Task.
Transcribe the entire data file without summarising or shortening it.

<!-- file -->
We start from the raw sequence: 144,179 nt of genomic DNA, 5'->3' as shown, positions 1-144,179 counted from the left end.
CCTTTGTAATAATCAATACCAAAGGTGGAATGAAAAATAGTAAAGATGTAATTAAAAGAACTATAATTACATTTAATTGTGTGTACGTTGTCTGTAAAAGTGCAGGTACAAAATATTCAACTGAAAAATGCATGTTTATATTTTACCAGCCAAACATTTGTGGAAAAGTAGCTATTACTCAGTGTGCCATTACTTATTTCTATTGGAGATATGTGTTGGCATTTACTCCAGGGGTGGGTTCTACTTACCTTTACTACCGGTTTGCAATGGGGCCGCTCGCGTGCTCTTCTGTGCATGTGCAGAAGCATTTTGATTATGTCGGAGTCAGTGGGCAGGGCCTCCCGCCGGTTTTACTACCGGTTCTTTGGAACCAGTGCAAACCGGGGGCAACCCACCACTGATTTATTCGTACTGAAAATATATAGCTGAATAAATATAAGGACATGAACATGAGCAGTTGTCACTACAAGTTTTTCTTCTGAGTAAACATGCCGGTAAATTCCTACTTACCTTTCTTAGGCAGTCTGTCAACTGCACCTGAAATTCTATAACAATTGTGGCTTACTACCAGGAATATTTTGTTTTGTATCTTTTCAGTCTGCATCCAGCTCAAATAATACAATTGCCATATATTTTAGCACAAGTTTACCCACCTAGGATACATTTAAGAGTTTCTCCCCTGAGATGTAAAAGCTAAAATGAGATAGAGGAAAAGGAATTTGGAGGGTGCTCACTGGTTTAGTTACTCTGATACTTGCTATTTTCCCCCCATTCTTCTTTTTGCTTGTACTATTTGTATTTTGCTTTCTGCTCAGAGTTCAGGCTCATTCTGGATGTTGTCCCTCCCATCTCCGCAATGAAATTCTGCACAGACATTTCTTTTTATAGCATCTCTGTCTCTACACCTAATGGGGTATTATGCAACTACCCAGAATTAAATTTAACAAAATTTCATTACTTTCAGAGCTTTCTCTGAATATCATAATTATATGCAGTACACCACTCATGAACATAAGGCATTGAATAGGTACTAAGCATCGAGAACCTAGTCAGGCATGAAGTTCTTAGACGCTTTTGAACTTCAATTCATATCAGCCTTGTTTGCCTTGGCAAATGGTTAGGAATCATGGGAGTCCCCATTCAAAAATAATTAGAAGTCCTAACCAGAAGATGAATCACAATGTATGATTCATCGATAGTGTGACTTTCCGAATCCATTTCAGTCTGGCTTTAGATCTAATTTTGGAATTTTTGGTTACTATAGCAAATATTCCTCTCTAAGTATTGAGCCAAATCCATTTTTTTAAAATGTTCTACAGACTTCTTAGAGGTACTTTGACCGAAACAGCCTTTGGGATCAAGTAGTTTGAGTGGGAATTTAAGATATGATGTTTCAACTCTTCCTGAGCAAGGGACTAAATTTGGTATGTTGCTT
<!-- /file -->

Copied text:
We start from the raw sequence: 144,179 nt of genomic DNA, 5'->3' as shown, positions 1-144,179 counted from the left end.
CCTTTGTAATAATCAATACCAAAGGTGGAATGAAAAATAGTAAAGATGTAATTAAAAGAACTATAATTACATTTAATTGTGTGTACGTTGTCTGTAAAAGTGCAGGTACAAAATATTCAACTGAAAAATGCATGTTTATATTTTACCAGCCAAACATTTGTGGAAAAGTAGCTATTACTCAGTGTGCCATTACTTATTTCTATTGGAGATATGTGTTGGCATTTACTCCAGGGGTGGGTTCTACTTACCTTTACTACCGGTTTGCAATGGGGCCGCTCGCGTGCTCTTCTGTGCATGTGCAGAAGCATTTTGATTATGTCGGAGTCAGTGGGCAGGGCCTCCCGCCGGTTTTACTACCGGTTCTTTGGAACCAGTGCAAACCGGGGGCAACCCACCACTGATTTATTCGTACTGAAAATATATAGCTGAATAAATATAAGGACATGAACATGAGCAGTTGTCACTACAAGTTTTTCTTCTGAGTAAACATGCCGGTAAATTCCTACTTACCTTTCTTAGGCAGTCTGTCAACTGCACCTGAAATTCTATAACAATTGTGGCTTACTACCAGGAATATTTTGTTTTGTATCTTTTCAGTCTGCATCCAGCTCAAATAATACAATTGCCATATATTTTAGCACAAGTTTACCCACCTAGGATACATTTAAGAGTTTCTCCCCTGAGATGTAAAAGCTAAAATGAGATAGAGGAAAAGGAATTTGGAGGGTGCTCACTGGTTTAGTTACTCTGATACTTGCTATTTTCCCCCCATTCTTCTTTTTGCTTGTACTATTTGTATTTTGCTTTCTGCTCAGAGTTCAGGCTCATTCTGGATGTTGTCCCTCCCATCTCCGCAATGAAATTCTGCACAGACATTTCTTTTTATAGCATCTCTGTCTCTACACCTAATGGGGTATTATGCAACTACCCAGAATTAAATTTAACAAAATTTCATTACTTTCAGAGCTTTCTCTGAATATCATAATTATATGCAGTACACCACTCATGAACATAAGGCATTGAATAGGTACTAAGCATCGAGAACCTAGTCAGGCATGAAGTTCTTAGACGCTTTTGAACTTCAATTCATATCAGCCTTGTTTGCCTTGGCAAATGGTTAGGAATCATGGGAGTCCCCATTCAAAAATAATTAGAAGTCCTAACCAGAAGATGAATCACAATGTATGATTCATCGATAGTGTGACTTTCCGAATCCATTTCAGTCTGGCTTTAGATCTAATTTTGGAATTTTTGGTTACTATAGCAAATATTCCTCTCTAAGTATTGAGCCAAATCCATTTTTTTAAAATGTTCTACAGACTTCTTAGAGGTACTTTGACCGAAACAGCCTTTGGGATCAAGTAGTTTGAGTGGGAATTTAAGATATGATGTTTCAACTCTTCCTGAGCAAGGGACTAAATTTGGTATGTTGCTT